William said both letters were in the same type of envelope. He added: "They were both handwritten and it looked like someone had used the wrong hand."

Northern Constabulary are investigating William's complaints. He says many islanders have backed his decision to testify.

William saw Ross with a gun in a public toilet in Kirkwall in June 1994, shortly before the assassin walked into the Mumutaz tandoori restaurant and shot Shamsuddin, 26, in the face in front of horrified diners.

Ross didn't even know his victim. His only motive was racial hatred. He had been heard saying: "Blacks should be shot."

Terrified by what he had seen, William kept silent for 12 years. Then, two years ago, he wrote an anonymous letter to police to tell them about his encounter with Ross.

A civilian police worker recognised him as he delivered the letter by hand and he was persuaded to give evidence in court.

Ross, who joined the Black Watch after the murder and served as a sniper in Iraq, was convicted in June this year.

After the verdict, he leapt from the dock and tried to escape through a side door as his counsel Donald Findlay QC yelled, "No Michael! No!"

Ross, now 30, was tackled by a court official and taken to the cells. He is due to be sentenced next month.

The gunman's father, a policeman in Kirkwall at the time of the murder, has already served time in jail for helping him cover his tracks.

Eddy Ross had a stash of bullets in his house of the type used in the shooting but failed to tell his bosses about them. He was jailed for four years in 1997 for hindering the investigation.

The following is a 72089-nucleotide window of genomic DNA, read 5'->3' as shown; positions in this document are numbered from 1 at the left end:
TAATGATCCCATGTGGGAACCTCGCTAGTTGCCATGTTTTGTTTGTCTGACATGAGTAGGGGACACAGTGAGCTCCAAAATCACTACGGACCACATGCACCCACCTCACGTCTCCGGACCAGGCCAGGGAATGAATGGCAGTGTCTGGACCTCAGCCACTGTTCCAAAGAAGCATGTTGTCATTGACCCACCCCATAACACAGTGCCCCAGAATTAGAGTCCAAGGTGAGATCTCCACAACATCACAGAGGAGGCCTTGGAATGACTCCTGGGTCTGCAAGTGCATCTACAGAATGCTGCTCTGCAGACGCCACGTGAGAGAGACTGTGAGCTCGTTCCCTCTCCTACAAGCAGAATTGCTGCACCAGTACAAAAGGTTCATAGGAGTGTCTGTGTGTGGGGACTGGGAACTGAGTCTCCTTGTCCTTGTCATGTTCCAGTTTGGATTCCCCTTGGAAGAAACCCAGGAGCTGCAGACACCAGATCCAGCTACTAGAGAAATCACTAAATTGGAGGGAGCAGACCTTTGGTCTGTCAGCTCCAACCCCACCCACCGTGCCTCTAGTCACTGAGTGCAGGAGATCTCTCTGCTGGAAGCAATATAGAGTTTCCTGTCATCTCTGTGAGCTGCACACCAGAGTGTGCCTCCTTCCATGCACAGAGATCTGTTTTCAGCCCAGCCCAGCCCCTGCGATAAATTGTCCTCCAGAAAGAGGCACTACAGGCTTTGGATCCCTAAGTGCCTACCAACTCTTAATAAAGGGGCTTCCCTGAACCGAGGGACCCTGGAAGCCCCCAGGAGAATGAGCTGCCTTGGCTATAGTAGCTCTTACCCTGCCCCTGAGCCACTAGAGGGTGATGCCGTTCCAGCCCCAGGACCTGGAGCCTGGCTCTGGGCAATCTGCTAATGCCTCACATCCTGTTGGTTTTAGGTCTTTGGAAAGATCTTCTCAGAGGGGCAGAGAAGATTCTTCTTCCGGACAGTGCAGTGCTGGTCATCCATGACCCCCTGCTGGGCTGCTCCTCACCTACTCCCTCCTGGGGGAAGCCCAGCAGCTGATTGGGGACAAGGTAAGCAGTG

HAS THESE THREATS BEEN BROUGHT TO THE POLICE TO INVESTIGATE AND HAS ANYONE BEEN CHARGED OVER MR GRANTS COMPLAINTS.

Some newspaper reports on his case.

Murder conviction for Iraq war hero ends 14-year mystery of Indian restaurant shooting

By Cahal Milmo, Chief Reporter
Saturday, 21 June 2008




Michael Ross wore a ski mask to shoot Shamsuddin Mahmood in the head in front of diners



To his comrades in the Black Watch, Sgt Michael Ross was nothing other than a hero. When his armoured vehicle was hit by a roadside bomb in Iraq in 2004, he put himself in danger to administer first aid before organising the evacuation of his wounded men. When a black soldier under his command died, he wept openly.


Yesterday, a different and horrifying side to the 29-year-old decorated soldier was revealed in Glasgow's High Court when a jury convicted him of murdering a Bangladeshi waiter by shooting him in the head in front of diners at a restaurant in the Orkneys, in 1994. Ross, who had hidden his face behind a balaclava or ski mask, was aged just 15.

Moments after the verdict was delivered, Ross tried to escape from the court, managing to run through a side door before he was wrestled to the ground by an official and handcuffed by police.

The conviction brings to an end the 14-year mystery of who killed Shamsuddin Mahmood, 26, at the Mumtaz restaurant in Kirkwall, the main town of the Orkney Islands with a population of 8,500. The murder was the first on the Orkneys for 25 years.